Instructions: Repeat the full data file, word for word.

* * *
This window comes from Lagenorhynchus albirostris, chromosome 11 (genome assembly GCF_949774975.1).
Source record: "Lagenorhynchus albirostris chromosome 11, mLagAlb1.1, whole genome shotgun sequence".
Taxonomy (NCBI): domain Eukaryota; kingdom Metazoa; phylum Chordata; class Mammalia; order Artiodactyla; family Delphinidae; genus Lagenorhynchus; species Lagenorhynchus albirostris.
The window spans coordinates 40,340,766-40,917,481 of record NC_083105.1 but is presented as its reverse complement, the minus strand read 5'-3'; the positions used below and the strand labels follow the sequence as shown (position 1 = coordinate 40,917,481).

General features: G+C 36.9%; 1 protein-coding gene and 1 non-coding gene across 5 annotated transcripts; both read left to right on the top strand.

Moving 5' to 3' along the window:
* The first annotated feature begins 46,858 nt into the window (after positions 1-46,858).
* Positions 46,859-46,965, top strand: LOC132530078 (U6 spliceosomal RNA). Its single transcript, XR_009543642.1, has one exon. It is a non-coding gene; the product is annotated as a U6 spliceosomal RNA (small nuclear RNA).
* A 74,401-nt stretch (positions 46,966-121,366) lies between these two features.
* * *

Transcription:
This window comes from Lagenorhynchus albirostris, chromosome 11 (genome assembly GCF_949774975.1).
Source record: "Lagenorhynchus albirostris chromosome 11, mLagAlb1.1, whole genome shotgun sequence".
Taxonomy (NCBI): domain Eukaryota; kingdom Metazoa; phylum Chordata; class Mammalia; order Artiodactyla; family Delphinidae; genus Lagenorhynchus; species Lagenorhynchus albirostris.
The window spans coordinates 40,340,766-40,917,481 of record NC_083105.1 but is presented as its reverse complement, the minus strand read 5'-3'; the positions used below and the strand labels follow the sequence as shown (position 1 = coordinate 40,917,481).

General features: G+C 36.9%; 1 protein-coding gene and 1 non-coding gene across 5 annotated transcripts; both read left to right on the top strand.

Moving 5' to 3' along the window:
* The first annotated feature begins 46,858 nt into the window (after positions 1-46,858).
* Positions 46,859-46,965, top strand: LOC132530078 (U6 spliceosomal RNA). Its single transcript, XR_009543642.1, has one exon. It is a non-coding gene; the product is annotated as a U6 spliceosomal RNA (small nuclear RNA).
* A 74,401-nt stretch (positions 46,966-121,366) lies between these two features.